Monday, February 16, 2015

A Woman Of Extraordinary Strength and Resolve


Part I

There is a widow who is briefly mentioned in the Bible from whom we can learn much. Her story is told in II Samuel 21:1-15. Let me summarize it here for you:

The land of Israel was in the midst of a severe drought that eventually lasted for three years. David was the king and was divinely informed that the reason for the drought was the slaughter of the Gibeonites by Saul when he was king, thus breaking an oath to them. You may remember the Gibeonites as the group who had successfully deceived Joshua into thinking they had come from a long distance, evidenced by their tattered garments and moldy bread. 

Joshua had thoughtlessly made a treaty with them stating that Gibeon could not be destroyed by the swords of Israel. They were allowed to live within Israel’s borders, and Israel kept their treaty with Gibeon throughout the ensuing years…until Saul. He personally concluded that the Gibeonites should be destroyed since they were a heathen group living within Israel’s borders. He didn’t completely annihilate them, but he completely routed them, and by that act, he totally disregarded the oath made to God. Now, here it is, several years later and King David knows that compensation must be made for this broken treaty. So, he designated the two sons of Rizpah, whom she had as a concubine of Saul’s, as well as five of Saul’s grandsons. These seven young men were handed over to the Gibeonites and they were duly hanged upon the gallows.

This brings us up to the point in this story that the widow Rizpah makes her appearance. Although Scripture doesn’t tell us much about her, we can surmise much about her life, as it followed the scripted one for a concubine of a king of Israel. She was a beautiful woman, lived in the palace, dressed in the designer dresses of the day, and had all the luxuries of life available to her. Even though Saul was now dead, she was still the mother of two of his sons and that was an honor in itself. Her sons gave her joy as well as status and she took great pride in them.

Now, her sons were hanging from a tree above a rock in the mountains. It would make sense to us if that was the last we heard of this older, grieving mother of two princes whose father’s disobedience resulted in their family’s loss of the kingdom and now their own deaths as well. I doubt there were many in Israel who gave Rizpah a passing thought, except for her close friends and family members. I’m sure they expected her to behave in a circumspect manner, grieve her sons privately and live out the rest of her life in quiet dignity. These people hadn’t reckoned with the strength of character of this woman and that’s why I think it’s important to see what her actions might say to present-day widows.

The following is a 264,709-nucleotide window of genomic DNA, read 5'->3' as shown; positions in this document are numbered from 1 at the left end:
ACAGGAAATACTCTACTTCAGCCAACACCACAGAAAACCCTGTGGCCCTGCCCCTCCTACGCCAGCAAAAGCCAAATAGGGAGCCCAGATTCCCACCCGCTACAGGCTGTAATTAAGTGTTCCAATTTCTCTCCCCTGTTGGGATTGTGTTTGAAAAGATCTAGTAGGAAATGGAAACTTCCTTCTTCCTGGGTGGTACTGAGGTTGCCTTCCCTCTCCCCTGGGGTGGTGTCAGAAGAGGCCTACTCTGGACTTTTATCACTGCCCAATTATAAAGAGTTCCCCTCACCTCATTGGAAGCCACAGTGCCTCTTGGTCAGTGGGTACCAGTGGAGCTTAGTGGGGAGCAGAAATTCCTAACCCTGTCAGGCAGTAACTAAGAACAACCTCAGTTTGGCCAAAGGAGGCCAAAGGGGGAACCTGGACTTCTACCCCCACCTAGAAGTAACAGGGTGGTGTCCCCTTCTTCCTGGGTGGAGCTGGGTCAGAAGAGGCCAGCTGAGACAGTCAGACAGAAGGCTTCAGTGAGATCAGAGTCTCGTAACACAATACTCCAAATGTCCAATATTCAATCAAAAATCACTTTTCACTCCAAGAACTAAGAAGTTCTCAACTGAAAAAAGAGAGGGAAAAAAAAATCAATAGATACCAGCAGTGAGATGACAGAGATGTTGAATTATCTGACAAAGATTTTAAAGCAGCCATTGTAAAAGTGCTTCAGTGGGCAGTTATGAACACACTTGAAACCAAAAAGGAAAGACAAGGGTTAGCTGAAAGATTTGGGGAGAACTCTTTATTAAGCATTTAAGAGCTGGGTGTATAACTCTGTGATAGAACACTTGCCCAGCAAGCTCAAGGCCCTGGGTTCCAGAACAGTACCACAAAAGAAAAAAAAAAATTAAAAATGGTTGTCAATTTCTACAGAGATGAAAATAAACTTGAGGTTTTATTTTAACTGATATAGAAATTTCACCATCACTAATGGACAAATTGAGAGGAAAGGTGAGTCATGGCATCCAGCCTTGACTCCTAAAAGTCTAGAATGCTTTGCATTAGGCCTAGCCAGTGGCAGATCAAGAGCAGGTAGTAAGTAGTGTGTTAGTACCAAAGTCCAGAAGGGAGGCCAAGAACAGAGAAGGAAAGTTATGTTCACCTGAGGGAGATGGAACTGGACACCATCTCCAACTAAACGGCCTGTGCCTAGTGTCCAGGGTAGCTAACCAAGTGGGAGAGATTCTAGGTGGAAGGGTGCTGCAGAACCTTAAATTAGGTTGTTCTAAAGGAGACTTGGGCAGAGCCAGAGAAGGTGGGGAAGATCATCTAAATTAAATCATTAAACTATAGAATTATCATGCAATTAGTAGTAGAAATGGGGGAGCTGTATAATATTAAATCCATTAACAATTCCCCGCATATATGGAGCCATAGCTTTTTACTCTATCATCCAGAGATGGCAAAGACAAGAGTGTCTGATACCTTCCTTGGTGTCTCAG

The Gibeonites had not only hanged these young men, they left their bodies to rot on the trees from which they hung. What shame and disgrace for any human, but to Rizpah’s mind, especially Israelite princes. There was no thought for a proper burial, no thought to the disrespect this showed to the lives they had once lived. Here they were left to swing in the open, easy prey for animals and the natural process of death.

 She knew the customs and laws of the Israelites. She might have even been familiar with Deuteronomy 21:22.

If a man has committed a sin worthy of death and is executed, and you hang him on a tree, then his body must not remain all night on the tree, but you must bury him that day (for he that is hanged is accurse of God) so that your land may not be defiled, which the Lord your God is giving you for an inheritance.

 But what could Rizpah do? The deaths of her sons had left her in a particularly vulnerable position; she was now only a widow and a childless one at that. Her sons were the property of the Gibeonites. She couldn’t ease her pain and grief by the normal tender ministrations of washing the bodies, wrapping them in oils and spices, followed by a burial in a family grave. Her sons were just left to be fodder for the appetites of vultures or large animals. This became unthinkable to her, and a plan formed in her mind.

 We will look at what she did in our next lesson, and contemplate the mercies
 of God to her by preserving her memory and actions as a lasting testament to what can
 be accomplished through His strength when we choose to do right...regardless of the cost.

By Shari Hervold

After reading part one of the above story "Rizpah", this song came to my mine. Rizpah is a special mama and is trying so hard to protect the bodies of her two sons. Sit back and listen to the words as Lynda Randle sings this beautiful song " 'Till The Storm Passes By"